Parents today are bombarded with constant reminders that being a parent is just plain hard. We are told constantly that it's easy to get bogged down in the "doing for others" that you can forget to "do you". Entire parenting websites are devoted to making sure moms are honest about the trials and tribulations of motherhood and, sometimes, if I'm being honest, I get twitchy when I read articles like "Ten Ways To Be A Happier Mom" or "Motherhood Should Make You Smile All The Time So Stop Complaining" or "ERMAGERD Being A Mom Is the Best Thing EVUR". (Note: I made those articles up....and I would probably smack an author for actually writing them).
My point is this: in this day and age, it's HARD to define what makes you happy as a parent. It's hard because we spend our days comparing our lives to those around us and worrying that our kids aren't happy enough, much less ourselves.
So, what's a parent to do? How are we supposed to Find The Happy?
For me, it's the simple things. The little, mundane, miracle moments right in front of me serve to reaffirm that I'm not screwing my kids up. The moments where my kids make me realize I might not have to change their college fund to a therapy fund. These are the moments that also save me on the bad days and reassure me that I'm not raising delinquents.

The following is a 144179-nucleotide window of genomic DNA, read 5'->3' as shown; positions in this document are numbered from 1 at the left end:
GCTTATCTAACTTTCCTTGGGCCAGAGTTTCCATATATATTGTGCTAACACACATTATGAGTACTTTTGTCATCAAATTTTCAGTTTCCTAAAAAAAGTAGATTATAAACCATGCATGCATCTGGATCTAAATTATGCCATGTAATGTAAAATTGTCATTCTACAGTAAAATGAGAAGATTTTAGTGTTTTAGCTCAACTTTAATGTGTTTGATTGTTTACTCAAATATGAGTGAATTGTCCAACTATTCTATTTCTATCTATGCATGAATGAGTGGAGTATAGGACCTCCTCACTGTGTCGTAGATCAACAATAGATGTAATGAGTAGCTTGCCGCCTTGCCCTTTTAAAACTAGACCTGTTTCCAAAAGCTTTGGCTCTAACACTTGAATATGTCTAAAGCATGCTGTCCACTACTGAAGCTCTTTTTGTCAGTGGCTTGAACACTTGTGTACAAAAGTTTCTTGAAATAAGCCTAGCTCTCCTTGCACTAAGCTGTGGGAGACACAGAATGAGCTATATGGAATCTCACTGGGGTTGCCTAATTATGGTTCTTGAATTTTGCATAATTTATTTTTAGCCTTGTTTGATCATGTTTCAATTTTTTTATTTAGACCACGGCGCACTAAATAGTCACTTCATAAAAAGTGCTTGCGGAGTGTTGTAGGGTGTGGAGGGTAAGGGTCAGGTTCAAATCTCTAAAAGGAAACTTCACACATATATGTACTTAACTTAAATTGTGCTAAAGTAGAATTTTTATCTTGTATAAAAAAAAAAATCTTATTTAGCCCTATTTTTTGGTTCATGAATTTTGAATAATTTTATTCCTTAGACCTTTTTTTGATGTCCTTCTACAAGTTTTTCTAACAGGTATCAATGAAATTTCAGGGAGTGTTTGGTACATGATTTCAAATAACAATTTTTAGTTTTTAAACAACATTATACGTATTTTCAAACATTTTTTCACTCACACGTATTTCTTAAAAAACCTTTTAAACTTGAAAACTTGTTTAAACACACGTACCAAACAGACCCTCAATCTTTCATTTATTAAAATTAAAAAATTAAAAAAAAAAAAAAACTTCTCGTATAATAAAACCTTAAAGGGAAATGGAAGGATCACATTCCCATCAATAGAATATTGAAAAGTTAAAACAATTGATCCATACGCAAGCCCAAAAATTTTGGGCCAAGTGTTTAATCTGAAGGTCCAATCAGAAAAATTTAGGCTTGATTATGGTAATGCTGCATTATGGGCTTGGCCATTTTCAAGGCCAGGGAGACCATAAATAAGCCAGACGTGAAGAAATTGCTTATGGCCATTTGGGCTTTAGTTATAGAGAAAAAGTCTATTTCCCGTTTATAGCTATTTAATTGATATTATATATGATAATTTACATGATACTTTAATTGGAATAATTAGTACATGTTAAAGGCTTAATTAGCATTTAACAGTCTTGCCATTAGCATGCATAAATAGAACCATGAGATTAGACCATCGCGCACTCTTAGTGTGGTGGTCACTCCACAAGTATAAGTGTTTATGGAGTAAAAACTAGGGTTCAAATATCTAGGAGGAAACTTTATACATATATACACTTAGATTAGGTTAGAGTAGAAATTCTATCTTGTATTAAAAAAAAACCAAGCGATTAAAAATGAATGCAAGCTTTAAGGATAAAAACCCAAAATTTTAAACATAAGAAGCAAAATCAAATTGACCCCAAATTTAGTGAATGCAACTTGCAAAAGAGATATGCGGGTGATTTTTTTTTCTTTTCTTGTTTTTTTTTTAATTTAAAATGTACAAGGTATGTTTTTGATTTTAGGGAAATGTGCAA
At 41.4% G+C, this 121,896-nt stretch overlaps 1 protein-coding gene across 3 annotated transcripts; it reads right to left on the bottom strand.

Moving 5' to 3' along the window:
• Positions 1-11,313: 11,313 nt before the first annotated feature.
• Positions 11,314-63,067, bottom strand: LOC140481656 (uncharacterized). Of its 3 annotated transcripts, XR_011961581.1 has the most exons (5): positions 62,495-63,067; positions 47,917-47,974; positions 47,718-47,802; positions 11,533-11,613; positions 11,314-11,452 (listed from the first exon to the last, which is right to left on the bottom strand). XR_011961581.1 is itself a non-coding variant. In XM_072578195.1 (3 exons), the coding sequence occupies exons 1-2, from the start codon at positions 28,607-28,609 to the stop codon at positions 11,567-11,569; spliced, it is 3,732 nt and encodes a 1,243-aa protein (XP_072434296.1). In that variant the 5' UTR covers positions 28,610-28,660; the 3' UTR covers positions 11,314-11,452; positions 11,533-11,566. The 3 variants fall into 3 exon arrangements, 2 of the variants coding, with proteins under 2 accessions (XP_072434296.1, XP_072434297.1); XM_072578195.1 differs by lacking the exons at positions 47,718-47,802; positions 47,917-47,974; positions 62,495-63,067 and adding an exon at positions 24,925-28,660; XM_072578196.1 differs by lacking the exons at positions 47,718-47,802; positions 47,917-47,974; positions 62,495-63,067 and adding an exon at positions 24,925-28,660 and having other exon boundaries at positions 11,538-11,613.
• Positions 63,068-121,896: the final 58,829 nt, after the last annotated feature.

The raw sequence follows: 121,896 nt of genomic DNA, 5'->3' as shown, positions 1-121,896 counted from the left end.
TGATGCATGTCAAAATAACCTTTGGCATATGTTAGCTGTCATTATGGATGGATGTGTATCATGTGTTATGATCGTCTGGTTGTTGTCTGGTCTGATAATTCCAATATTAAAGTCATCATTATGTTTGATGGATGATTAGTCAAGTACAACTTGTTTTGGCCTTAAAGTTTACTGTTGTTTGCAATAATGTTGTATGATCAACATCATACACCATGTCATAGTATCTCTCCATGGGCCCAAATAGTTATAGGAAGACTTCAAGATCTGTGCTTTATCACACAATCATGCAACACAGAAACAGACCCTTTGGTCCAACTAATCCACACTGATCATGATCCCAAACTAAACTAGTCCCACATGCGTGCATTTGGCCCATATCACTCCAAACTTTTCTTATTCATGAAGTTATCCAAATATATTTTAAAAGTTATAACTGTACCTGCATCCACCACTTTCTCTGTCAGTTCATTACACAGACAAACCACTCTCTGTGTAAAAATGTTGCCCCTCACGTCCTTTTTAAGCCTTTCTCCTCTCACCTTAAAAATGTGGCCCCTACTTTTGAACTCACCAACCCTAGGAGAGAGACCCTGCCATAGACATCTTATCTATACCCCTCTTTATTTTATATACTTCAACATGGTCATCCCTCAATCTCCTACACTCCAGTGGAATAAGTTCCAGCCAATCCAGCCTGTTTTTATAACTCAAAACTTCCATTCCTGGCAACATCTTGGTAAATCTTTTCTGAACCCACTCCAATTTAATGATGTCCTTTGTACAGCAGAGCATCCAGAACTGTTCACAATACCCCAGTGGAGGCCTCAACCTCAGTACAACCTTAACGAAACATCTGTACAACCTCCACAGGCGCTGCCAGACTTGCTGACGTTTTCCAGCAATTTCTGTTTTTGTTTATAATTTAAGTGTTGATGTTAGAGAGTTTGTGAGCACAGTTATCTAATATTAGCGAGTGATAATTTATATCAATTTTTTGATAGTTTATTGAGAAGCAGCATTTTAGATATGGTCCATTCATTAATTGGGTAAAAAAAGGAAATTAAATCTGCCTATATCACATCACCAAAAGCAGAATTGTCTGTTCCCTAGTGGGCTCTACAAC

When I see my daughter gently pet an animal and smile, I am reminded of a child's simple ability to accept all creatures. And my heart is happy.
Those moments, when my son looks at me, puts his arms out wide and hugs me for no reason, I realize I've taught him how to express his emotions.
As I watch my kids share silly inside jokes, laughing until they are a pile on the floor, I am grateful that they will have each other when I'm gone.
That quiet moment I kiss their cheeks as they blissfully dream and I am immediately reminded of their soft baby skin. Those moments never get old.
Those fleeting times when they tell me the deep thoughts in their heads and I barely breathe lest they stop confiding.
When my son treats a girl to ice cream out of his own money and I hear him say "Get whatever you want", I see his father. And I am filled with love.
When my daughter never forgets to ask me how MY day was after I've asked her, my heart smiles. As I tell her, she listens. And it's wonderful.
When I see them bound off the bus with smiles and running towards me as I outstretch my arms, I feel glee in my heart that they've come home.
The sight of freshly washed hair and footie PJs can make even the longest day a little bit better. Really.
Showing up to school and seeing the joy on their faces as they realize I've come to spend some time in their world away from home makes me smile.
When my daughter came to me with tears in her eyes because Dumbledore died, my heart soared, not because she was sad but because a book moved her.
As their eyes meet mine and they simply say, "I love you" and knowing I love them more than they could possibly understand. And accepting that they don't know that love yet.
Being a parent is never easy and Finding The Happy doesn't always have to be about "Me Time" and Girl's Night's Out. Being a happy mother, for me, means looking around and finding the grace in the hardship, the light when it's dark and the humor in the insanity. And saving those simple moments, one at a time, in my heart as a collection for a lifetime of happy.